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It sounds like science fiction: imagine being able to slip on a pair of otherwise average looking underwear, knowing that conductive fibres in the garment's knit will capture a continuous picture of your heart rate, breathing patterns, body temperature and other important biometrics.
If you were to experience a sudden decrease in activity or a medical episode like an arrhythmia, caregivers in a remote location would be able to intervene immediately, possibly saving your life or eliminating the need for long-term rehabilitative care.
As COVID-19 hit Canada in March, the then pervasive "stay home" message left many elderly Canadians and people living with disabilities in isolation, making the need for remote monitoring devices particularly acute. While limiting people's movement protects them from contracting the virus, the decrease in face-to-face visits from caregivers and loved ones means that crises ranging from minor strokes to depression can go unnoticed for substantial lengths of time.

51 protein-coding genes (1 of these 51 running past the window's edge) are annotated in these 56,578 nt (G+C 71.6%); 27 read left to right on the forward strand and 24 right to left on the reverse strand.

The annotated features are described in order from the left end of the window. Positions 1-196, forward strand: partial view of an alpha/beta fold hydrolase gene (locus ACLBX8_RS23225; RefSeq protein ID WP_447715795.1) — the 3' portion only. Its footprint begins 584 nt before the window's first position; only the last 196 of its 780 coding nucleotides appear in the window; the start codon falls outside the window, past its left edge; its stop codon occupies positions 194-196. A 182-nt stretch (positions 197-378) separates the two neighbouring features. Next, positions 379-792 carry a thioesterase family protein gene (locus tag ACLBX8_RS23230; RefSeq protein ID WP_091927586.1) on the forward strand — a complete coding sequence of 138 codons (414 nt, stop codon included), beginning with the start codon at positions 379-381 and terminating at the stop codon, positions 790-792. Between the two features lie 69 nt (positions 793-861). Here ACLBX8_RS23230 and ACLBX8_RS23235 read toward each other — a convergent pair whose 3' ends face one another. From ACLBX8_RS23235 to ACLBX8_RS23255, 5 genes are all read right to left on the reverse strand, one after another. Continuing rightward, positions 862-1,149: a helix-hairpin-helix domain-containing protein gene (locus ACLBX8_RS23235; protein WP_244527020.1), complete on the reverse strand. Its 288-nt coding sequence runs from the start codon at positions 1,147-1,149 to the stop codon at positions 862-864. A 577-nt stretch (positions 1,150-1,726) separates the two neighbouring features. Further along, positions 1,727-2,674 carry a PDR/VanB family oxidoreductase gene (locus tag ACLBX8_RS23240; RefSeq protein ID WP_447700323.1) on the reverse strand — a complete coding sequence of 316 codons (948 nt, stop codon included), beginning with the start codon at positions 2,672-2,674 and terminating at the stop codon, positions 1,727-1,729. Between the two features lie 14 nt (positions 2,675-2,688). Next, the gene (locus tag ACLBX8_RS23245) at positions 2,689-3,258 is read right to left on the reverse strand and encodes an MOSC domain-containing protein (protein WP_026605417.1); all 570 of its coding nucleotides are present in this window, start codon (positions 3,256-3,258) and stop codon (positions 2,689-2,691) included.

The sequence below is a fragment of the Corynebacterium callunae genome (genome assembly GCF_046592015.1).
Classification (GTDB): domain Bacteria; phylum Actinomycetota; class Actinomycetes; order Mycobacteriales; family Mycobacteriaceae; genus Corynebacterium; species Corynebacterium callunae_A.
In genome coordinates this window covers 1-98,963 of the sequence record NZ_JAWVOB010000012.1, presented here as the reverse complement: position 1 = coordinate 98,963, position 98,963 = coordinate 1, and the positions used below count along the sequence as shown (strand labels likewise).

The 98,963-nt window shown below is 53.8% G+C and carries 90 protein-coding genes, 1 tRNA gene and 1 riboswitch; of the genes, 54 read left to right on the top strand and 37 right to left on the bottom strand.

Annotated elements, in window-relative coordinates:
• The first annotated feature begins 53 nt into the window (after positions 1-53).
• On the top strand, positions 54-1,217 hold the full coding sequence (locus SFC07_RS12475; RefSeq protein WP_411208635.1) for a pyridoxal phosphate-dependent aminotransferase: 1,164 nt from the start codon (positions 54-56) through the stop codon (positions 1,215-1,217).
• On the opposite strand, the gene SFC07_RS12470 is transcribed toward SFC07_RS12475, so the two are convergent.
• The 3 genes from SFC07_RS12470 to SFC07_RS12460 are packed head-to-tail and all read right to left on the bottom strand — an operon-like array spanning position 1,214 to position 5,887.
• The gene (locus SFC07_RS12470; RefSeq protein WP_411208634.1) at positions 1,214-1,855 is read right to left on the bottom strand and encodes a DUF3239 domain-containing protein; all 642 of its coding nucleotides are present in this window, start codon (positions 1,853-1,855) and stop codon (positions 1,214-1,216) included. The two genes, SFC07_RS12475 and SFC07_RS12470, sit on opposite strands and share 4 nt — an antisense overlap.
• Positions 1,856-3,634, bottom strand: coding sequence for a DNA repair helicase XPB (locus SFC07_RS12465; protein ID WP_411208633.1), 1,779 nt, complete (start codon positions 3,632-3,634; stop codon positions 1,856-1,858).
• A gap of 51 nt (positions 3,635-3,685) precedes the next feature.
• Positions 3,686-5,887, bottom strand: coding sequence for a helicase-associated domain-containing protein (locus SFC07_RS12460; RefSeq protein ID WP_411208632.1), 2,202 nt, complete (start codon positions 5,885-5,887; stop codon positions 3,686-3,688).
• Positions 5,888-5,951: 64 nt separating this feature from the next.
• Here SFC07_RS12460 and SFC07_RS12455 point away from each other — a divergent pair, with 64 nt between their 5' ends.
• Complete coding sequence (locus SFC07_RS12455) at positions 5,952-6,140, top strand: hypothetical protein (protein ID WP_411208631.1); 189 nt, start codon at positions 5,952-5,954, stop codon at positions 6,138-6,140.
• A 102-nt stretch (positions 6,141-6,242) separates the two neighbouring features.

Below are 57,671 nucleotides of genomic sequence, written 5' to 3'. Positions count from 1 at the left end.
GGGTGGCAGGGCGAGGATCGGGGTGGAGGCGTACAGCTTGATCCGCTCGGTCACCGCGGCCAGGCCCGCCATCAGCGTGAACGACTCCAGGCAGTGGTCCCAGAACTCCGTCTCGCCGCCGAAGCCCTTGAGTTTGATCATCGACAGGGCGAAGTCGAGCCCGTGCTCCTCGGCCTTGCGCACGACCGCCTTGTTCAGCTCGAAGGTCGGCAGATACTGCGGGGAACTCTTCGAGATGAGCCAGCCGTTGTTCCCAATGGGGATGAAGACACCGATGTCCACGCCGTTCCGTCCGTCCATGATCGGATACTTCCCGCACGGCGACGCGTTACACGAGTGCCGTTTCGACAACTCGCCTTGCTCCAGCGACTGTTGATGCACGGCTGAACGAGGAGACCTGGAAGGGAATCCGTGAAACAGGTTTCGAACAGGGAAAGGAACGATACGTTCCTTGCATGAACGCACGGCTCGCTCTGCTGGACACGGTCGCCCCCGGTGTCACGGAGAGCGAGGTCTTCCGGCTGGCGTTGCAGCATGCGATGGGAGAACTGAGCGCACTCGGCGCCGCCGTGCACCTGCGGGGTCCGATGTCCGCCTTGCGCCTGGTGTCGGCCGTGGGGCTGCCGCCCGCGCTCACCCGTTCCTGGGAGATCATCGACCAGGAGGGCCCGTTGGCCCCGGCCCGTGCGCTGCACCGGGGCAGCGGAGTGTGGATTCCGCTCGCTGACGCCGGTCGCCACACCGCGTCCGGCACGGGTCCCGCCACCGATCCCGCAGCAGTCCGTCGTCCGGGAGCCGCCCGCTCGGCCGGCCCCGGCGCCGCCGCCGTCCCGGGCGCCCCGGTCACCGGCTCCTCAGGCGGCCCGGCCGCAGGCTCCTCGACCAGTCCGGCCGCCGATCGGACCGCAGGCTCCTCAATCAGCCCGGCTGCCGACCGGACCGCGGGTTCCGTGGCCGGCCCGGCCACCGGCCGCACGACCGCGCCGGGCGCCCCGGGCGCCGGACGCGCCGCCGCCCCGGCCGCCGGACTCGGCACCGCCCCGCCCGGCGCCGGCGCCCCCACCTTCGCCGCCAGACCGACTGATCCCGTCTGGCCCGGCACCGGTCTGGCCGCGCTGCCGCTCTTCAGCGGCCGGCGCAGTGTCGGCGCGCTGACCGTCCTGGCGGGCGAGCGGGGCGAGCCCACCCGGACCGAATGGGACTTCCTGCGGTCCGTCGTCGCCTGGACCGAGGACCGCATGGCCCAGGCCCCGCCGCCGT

Even though many organizations have experimented with remote monitoring devices for years, a new, and timely, partnership between the KITE Research Institute at UHN and Toronto-based textile technology company Myant will soon make remote care as easy as putting on that pair of underwear every morning.
KITE has long prioritized partnerships with private sector companies. Not only do for-profit startups like Myant have a built-in motivation to get products to market as soon as possible, but unlike some slower-moving academic institutions, the private sector tends to be more overtly solution oriented.
When KITE Director Dr. Milos Popovic learned that Myant CEO Tony Chahine was motivated to develop easy-to-use wearable biometric interfaces after seeing his own father's struggle with dementia, Dr. Popovic knew that Myant could benefit from KITE's expertise, and vice versa.
"For many years we've worked aggressively with various companies to create solutions that will improve the experiences of aging populations and people with disabilities in Canada," Dr. Popovic says. "If we make solutions that are available to the wider majority of people, we essentially enable people to benefit from our work and the money that society has invested in us through taxpayer dollars.
"This is the kind of work that really goes back to the community."